*Pain symptoms are typically located in the genital region: often near the front wall of the vagina⁠ for people with vaginas, and at the perineum⁠ (between the genitals and the anus⁠ ) regardless of anatomy⁠ .

Medicine still does not have clear criteria to diagnose someone with NRPF. However, the simultaneous presence of several of the above symptoms suggests that NRPF is a likely culprit.

What causes a non-relaxing pelvic floor?

NRPF comes in two forms, primary and secondary. Primary NRPF develops on its own, without a clear trigger⁠ (though it’s likely we just can’t always identify that trigger). In these cases, researchers think that NRPF may develop from learned behaviors, such as regularly holding back urine or bowel movements for long periods. This can start in childhood or develop later in adulthood.

Secondary NRPF develops as a response to a specific triggering event. Pelvic surgery or other traumatic injury to the genitals, pelvis, or lower back can trigger NRPF. Persistent pain conditions and chronic exposure to stressful or threatening situations can also kick the pelvic floor into overdrive. This may explain why people with a history of physical and/or sexual abuse⁠ have high rates of NRPF.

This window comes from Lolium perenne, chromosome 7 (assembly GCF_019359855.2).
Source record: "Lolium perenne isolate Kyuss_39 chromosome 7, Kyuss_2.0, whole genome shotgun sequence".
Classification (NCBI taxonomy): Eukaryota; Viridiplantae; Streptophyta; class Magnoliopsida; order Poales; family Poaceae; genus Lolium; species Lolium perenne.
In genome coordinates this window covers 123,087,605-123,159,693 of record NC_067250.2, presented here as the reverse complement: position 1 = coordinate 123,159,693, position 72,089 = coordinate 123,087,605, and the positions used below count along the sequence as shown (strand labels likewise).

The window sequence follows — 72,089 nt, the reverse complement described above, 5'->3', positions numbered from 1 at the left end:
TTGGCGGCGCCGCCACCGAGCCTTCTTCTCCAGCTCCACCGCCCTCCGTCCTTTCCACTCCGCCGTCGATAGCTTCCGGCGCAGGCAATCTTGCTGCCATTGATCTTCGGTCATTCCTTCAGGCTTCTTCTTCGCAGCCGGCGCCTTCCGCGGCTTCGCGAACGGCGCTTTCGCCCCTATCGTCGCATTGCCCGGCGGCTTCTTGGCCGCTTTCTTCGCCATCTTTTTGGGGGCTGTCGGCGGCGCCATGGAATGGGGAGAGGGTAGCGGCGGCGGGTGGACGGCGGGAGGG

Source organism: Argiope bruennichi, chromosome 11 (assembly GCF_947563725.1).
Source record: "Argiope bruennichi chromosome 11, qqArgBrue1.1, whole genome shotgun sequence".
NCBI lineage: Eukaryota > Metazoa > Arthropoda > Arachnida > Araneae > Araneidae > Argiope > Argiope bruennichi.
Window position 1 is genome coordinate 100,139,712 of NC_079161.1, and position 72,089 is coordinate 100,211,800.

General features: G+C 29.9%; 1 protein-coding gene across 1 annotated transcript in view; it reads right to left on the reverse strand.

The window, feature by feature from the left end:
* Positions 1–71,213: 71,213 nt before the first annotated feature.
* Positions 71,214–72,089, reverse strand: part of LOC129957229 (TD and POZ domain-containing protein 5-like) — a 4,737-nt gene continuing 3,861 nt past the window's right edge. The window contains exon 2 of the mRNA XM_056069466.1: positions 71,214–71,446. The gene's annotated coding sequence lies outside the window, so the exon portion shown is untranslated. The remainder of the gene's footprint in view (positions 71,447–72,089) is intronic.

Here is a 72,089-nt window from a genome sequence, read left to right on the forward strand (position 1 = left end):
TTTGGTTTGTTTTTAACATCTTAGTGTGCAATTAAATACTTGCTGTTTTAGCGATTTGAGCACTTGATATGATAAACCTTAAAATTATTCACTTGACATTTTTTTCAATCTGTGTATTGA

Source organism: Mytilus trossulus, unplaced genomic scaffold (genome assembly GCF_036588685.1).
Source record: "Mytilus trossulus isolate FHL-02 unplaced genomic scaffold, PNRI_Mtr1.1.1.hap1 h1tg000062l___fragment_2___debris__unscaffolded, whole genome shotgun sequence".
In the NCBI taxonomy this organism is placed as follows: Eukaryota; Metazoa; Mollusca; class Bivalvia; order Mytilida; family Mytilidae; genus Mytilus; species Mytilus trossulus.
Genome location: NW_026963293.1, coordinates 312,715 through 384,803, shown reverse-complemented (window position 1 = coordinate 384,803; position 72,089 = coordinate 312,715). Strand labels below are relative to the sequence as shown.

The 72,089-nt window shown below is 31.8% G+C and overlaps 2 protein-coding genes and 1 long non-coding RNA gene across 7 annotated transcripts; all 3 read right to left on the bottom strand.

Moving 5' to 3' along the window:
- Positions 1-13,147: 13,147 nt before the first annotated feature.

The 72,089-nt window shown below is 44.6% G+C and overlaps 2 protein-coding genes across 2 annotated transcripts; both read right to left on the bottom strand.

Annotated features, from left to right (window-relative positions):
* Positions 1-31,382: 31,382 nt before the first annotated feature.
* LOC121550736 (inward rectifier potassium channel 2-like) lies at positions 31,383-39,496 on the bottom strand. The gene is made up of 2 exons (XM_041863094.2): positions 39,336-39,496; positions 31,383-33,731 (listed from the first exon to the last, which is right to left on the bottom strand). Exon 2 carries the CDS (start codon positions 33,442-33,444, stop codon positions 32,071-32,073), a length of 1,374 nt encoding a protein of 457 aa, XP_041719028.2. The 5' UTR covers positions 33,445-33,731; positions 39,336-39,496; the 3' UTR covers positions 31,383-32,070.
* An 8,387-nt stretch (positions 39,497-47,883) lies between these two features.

Injury to other parts of the body can also impact the pelvic floor. Imagine that you’ve injured your right knee and you’re limping on that leg for several weeks. Over time, this imbalanced way of walking will throw off the symmetry of the muscles on both sides of your body—this includes the nearby pelvic floor muscles.

An Unbalanced System

Our muscles try to keep us safe adapt to imbalances by compensating – they become more contracted or more relaxed than usual. When a muscle is constantly contracted, the tension can restrict blood flow and the movement of oxygen and other important chemicals in and out of the muscle. In response to poor chemical exchange, the muscle develops tender points, or “knots” – these are called trigger points.